Chinese President Xi Jinping kicked off his US-tour yesterday in Seattle, and he repeated a prior statement that China will be able to maintain medium to high growth. He also mentioned that China is committed to market-based reforms and that the country wanted to ‘modify, not overturn, the economic world order.’

This could possibly be seen as statements that the Chinese government will roll out additional stimulus measures should the contraction in the economy continue to swell. The slowdown is very real, and we’re starting to see this weakness throughout the Asian economy in data points like visitors to Macau from South Korea dropping by -25% in a year. It’s perilously difficult to try to stop these types of trends, because the risk is that measures to shore up the economy may actually make the situation worse.

We will likely see additional stimulus measures out of China, and we’ll probably see more reserve-requirement cuts (meaning that margin will be decreased so that banks can take on even more leverage as the economy (and investments) turns against them).

Stocks in Hong Kong put in a similar movement in the overnight session, with the Hang Seng dropping by -2.3% while Shanghai shed -2.2%. In the below chart, we’re looking at the same 22,000 level on the Hang Seng that we had mentioned previously, and notice the failed breakout attempt last week. This, along with the Yen could be one of the more attractive ways for westerners to trade the ‘growth slowdown theme.’

Created with Marketscope/Trading Station II; prepared by James Stanley

3. Stocks have held on, for now: After spending most of yesterday’s US session holding on to losses, the S&P 500 continued lower into the Asian session, bottoming out shortly after the Chinese open, establishing a near-term low at 1,921. But since then, stocks have clawed their way back up to prior Fibonacci and trend-line support at 1,950. This is an example in which old support may be coming in as new resistance in a down-trend.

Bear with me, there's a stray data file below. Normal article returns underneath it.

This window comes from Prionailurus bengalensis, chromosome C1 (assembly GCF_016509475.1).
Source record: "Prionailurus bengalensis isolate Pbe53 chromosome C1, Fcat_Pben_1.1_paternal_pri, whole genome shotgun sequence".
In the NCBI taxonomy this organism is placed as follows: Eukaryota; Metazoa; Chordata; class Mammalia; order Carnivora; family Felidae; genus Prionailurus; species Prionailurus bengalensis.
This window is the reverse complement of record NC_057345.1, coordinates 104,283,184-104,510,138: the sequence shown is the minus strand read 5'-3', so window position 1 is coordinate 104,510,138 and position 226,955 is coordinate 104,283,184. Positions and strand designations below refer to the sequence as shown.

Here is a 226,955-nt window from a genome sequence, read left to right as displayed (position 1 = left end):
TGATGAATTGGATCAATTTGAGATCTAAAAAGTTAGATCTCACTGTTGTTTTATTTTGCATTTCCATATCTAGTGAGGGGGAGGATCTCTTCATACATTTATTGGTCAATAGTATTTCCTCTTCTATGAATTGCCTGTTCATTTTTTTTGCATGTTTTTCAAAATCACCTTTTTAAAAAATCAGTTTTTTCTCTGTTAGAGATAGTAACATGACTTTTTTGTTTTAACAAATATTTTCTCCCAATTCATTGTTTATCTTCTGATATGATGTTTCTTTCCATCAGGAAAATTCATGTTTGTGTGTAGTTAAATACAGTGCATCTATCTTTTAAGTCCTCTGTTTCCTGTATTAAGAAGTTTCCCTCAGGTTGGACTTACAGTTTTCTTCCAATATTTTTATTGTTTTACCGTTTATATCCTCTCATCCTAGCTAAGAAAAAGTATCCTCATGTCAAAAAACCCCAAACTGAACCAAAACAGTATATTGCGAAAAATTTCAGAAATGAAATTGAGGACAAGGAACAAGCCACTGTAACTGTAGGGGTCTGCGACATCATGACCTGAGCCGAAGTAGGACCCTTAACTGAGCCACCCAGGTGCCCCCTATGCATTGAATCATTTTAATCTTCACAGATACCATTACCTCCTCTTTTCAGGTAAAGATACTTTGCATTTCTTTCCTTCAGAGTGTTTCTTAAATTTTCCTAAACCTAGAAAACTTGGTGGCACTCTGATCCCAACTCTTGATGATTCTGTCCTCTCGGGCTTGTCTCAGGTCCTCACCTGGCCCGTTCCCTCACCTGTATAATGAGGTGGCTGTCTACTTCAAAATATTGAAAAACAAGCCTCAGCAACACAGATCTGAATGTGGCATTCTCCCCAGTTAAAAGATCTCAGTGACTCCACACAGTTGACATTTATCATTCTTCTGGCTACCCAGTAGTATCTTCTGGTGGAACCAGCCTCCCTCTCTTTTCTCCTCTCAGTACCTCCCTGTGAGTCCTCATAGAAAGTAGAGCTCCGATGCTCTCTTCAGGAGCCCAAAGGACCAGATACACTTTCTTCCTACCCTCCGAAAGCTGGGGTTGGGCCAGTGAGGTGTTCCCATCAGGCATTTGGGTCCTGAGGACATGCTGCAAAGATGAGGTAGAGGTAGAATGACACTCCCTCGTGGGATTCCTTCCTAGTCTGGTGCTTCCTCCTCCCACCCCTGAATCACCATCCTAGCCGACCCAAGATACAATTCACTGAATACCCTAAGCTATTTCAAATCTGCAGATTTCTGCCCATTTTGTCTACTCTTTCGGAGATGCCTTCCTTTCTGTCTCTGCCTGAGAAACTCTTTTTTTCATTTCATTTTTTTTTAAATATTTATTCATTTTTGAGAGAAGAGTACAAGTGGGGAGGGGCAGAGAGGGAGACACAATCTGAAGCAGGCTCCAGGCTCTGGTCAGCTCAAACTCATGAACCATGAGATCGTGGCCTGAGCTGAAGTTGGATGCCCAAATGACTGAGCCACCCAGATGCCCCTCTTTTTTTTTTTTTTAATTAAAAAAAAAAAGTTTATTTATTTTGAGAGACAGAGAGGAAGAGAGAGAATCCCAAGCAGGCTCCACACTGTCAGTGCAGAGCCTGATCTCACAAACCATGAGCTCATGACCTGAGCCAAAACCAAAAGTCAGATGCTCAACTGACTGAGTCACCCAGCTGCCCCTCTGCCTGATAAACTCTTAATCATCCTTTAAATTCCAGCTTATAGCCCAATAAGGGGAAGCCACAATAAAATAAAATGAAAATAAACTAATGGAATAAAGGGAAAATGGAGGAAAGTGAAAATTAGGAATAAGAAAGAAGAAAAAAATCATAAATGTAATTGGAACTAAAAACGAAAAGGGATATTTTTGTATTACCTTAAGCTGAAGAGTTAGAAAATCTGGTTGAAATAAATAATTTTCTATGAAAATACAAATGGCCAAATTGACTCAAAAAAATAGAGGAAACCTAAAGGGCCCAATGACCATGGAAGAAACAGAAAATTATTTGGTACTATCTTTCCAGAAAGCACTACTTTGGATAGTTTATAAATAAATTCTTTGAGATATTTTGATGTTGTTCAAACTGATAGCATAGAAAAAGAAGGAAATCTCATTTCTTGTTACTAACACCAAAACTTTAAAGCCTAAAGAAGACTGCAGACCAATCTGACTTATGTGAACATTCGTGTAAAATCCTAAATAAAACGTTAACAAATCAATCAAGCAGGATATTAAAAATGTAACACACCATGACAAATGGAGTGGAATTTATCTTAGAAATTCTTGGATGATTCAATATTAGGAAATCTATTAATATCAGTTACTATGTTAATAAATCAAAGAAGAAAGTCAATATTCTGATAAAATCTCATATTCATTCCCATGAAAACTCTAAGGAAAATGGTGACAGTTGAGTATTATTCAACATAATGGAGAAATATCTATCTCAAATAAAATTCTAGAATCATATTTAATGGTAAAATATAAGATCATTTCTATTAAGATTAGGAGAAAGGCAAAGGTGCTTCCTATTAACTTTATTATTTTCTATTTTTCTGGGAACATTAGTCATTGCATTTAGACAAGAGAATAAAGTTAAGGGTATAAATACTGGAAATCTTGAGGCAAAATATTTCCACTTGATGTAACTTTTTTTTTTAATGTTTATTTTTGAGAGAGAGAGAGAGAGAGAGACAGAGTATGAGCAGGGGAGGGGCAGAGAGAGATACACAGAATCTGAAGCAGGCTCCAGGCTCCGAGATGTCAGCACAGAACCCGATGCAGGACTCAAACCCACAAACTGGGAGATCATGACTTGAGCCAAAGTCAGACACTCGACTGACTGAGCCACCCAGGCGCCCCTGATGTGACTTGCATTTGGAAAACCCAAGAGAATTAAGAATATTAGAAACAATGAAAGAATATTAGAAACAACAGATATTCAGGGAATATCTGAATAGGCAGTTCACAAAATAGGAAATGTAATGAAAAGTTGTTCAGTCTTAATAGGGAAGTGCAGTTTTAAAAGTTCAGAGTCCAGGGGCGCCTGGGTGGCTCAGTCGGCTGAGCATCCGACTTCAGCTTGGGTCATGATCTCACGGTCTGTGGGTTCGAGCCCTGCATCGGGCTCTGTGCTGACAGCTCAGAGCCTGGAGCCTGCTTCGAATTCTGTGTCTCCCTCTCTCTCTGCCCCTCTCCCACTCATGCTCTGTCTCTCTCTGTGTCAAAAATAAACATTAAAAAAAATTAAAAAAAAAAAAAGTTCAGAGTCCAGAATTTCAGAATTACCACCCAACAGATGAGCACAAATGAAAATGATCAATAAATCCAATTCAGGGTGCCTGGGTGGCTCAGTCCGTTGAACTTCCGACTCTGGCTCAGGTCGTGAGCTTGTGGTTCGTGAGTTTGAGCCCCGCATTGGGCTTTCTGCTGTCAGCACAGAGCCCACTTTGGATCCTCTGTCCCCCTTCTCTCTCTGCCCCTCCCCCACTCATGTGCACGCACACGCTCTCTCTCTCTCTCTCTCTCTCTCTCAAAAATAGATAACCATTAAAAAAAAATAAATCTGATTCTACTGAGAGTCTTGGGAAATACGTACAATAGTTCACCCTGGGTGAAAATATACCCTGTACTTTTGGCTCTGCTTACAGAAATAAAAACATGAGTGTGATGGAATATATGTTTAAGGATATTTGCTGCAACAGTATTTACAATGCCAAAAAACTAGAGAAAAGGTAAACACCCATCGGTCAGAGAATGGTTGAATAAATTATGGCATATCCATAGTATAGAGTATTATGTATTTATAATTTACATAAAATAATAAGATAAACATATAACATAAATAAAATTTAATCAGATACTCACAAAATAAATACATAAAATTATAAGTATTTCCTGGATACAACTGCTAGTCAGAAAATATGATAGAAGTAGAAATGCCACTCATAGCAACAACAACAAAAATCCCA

Given the weakness seen yesterday before we ever got to the PMI print out of China would indicate that the issue here isn’t China, and is probably more related to the Federal Reserve and the confusion that’s come about because of the ‘hawkish-hold’ that the bank gave markets at the September meeting.

On the below chart of the SPX500, we’re looking at recently-broken trend-line support to go along with a Fibonacci retracement that’s been seeing significant price action of late. This Fibonacci retracement can be drawn by taking the high at 2,137 and drawing down to the ‘panic lows’ of 8/24 (shown on the below chart, in blue).

Created with Marketscope/Trading Station II; prepared by James Stanley

Written by James Stanley of DailyFX; you can join his distribution list with this link, and you can converse with him over Twitter @JStanleyFX.

DailyFX provides forex news and technical analysis on the trends that influence the global currency markets.